5 Reasons To Use Leaf Mold + How To Make It
When deciduous trees shed their foliage in the autumn season and carpet the forest floor, the leaves slowly decompose and release nutrients back into the earth. In the natural environment, this cycle protects soil from drying out while providing a moist growing medium for young plants and seedlings come spring.
This natural process can be replicated at home to improve the health and fertility of soil. It’s a free, easy to make soil amendment that serves many uses in the garden…
What is Leaf Mold?
Leaf mold, also often referred to as leaf mulch, is a form of compost composed entirely of shade tree leaves. When moist leaves are left to decompose over time, it results in a dark brown to black humus with a crumbly texture and earthy aroma.
5 Reasons To Create Your Own Leaf Mold 1. Leaf Mold is a Superior Soil Conditioner
A garden is only as good as its soil. The ideal soil type is loam, which is composed of equal parts sand and silt with lesser amounts of clay. Loam soil has a loose and crumbly texture that allows water and air to flow through it. Because it’s porous, loamy soil won’t become compacted, allowing water to drain so your plants won’t become waterlogged. Having a good soil tilth also means plants will easily be able to take in nutrients.
Leaf mold is a wonderful soil fixer. No matter whether your existing soil leans toward clay or sand, leaf mold will help improve soil structure all around. When added to dense clay soils, it loosens it up and prevents it from compacting after a hard rainfall. For loose sandy soils, leaf mold makes it more cohesive, preventing soil from eroding while it holds on to moisture.
2. Leaf Mold Increases Water Retention by More than 50%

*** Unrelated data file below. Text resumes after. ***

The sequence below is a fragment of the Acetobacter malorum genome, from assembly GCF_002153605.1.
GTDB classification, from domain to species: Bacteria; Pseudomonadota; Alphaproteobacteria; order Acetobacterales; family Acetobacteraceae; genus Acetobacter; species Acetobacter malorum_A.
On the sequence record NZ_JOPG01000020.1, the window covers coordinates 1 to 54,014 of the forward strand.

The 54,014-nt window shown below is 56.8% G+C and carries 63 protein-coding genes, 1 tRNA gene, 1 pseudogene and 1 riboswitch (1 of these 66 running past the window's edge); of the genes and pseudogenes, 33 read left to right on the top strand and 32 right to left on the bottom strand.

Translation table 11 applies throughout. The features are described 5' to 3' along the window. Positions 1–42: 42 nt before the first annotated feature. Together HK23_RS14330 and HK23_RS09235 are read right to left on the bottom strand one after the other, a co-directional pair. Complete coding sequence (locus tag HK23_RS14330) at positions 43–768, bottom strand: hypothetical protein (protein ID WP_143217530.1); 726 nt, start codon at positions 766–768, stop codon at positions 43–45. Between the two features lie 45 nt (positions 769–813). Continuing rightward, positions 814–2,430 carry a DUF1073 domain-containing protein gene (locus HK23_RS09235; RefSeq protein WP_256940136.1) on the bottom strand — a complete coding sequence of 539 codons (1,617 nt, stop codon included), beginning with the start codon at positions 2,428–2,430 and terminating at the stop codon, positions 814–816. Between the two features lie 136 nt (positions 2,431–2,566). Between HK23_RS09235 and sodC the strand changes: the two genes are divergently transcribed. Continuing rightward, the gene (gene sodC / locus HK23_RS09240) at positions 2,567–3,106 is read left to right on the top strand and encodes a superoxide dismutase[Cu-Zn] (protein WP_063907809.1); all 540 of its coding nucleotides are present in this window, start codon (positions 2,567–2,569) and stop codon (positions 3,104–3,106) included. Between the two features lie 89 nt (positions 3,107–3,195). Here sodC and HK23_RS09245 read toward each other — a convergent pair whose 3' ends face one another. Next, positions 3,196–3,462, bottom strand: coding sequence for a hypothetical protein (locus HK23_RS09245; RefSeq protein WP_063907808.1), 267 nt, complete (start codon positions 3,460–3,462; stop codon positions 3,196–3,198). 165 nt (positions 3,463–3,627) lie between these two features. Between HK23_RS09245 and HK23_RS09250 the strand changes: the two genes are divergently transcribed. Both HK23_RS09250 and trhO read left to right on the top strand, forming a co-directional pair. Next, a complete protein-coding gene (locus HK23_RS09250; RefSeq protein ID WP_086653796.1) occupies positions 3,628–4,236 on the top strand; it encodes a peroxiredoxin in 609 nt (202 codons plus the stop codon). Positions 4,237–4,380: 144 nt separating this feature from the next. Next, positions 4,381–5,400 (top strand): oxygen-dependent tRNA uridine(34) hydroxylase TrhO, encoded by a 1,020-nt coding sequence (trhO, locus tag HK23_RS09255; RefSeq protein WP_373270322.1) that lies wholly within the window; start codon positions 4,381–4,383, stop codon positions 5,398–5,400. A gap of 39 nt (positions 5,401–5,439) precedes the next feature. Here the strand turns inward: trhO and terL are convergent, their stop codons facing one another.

During periods of high heat and little rainfall, keeping your garden beds well watered can be a Sisyphean task. But when leaf mold is tilled into the soil or set on top of the soil surface as a mulch, it significantly improves the soil’s water holding capacity.
3. Leaf Mold Contains 15 Essential Elements for Plant Growth
Although leaf mold is often said to be mostly devoid of nutrients that keep plants growing strong, analysis of the chemical composition of leaf litter reveals that it supplies small amounts of several important elements.
Leaf samples from red maple, red oak, sugar maple, sweet gum, sycamore, pin oak, and Norway maple trees contained a varying range of carbon, nitrogen, potassium, phosphorous, calcium, magnesium, boron, iron, copper, zinc, sulfur, sodium, manganese, nickel, and chlorine.
Though this blend of nutrients will provide a boost of growth in early spring, it’s recommended that you apply 25% more fertilizer in late June to keep garden plants happy.
4. Leaf Mold Boosts Fruit and Vegetable Yields
Another benefit of applying leaf mold to the soil is its impact on food-bearing plants. Because leaf mold improves soil conditions, it allows root systems to flourish which, in turn, boosts nutrient uptake for larger fruit and vegetable yields.